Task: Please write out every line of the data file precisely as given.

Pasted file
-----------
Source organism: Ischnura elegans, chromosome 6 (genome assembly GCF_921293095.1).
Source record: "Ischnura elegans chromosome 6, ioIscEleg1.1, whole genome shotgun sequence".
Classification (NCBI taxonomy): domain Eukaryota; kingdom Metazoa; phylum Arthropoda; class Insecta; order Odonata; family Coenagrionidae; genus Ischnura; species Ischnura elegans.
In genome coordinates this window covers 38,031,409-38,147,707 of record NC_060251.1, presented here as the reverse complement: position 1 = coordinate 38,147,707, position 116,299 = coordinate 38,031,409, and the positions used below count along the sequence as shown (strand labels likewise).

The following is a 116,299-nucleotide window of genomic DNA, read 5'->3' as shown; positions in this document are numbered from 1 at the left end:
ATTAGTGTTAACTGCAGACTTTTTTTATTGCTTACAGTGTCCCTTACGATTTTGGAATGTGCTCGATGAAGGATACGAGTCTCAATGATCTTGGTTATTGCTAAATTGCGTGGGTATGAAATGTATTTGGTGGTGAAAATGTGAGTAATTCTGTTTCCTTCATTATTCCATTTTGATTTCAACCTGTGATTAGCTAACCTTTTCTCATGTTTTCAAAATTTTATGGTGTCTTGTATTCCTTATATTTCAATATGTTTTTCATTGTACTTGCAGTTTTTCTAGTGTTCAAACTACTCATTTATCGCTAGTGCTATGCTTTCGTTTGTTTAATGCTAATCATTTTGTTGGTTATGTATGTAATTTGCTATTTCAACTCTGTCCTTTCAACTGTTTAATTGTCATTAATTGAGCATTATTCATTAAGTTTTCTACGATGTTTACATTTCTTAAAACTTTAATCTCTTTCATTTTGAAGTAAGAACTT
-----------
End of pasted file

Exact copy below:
Source organism: Ischnura elegans, chromosome 6 (genome assembly GCF_921293095.1).
Source record: "Ischnura elegans chromosome 6, ioIscEleg1.1, whole genome shotgun sequence".
Classification (NCBI taxonomy): domain Eukaryota; kingdom Metazoa; phylum Arthropoda; class Insecta; order Odonata; family Coenagrionidae; genus Ischnura; species Ischnura elegans.
In genome coordinates this window covers 38,031,409-38,147,707 of record NC_060251.1, presented here as the reverse complement: position 1 = coordinate 38,147,707, position 116,299 = coordinate 38,031,409, and the positions used below count along the sequence as shown (strand labels likewise).

The following is a 116,299-nucleotide window of genomic DNA, read 5'->3' as shown; positions in this document are numbered from 1 at the left end:
ATTAGTGTTAACTGCAGACTTTTTTTATTGCTTACAGTGTCCCTTACGATTTTGGAATGTGCTCGATGAAGGATACGAGTCTCAATGATCTTGGTTATTGCTAAATTGCGTGGGTATGAAATGTATTTGGTGGTGAAAATGTGAGTAATTCTGTTTCCTTCATTATTCCATTTTGATTTCAACCTGTGATTAGCTAACCTTTTCTCATGTTTTCAAAATTTTATGGTGTCTTGTATTCCTTATATTTCAATATGTTTTTCATTGTACTTGCAGTTTTTCTAGTGTTCAAACTACTCATTTATCGCTAGTGCTATGCTTTCGTTTGTTTAATGCTAATCATTTTGTTGGTTATGTATGTAATTTGCTATTTCAACTCTGTCCTTTCAACTGTTTAATTGTCATTAATTGAGCATTATTCATTAAGTTTTCTACGATGTTTACATTTCTTAAAACTTTAATCTCTTTCATTTTGAAGTAAGAACTT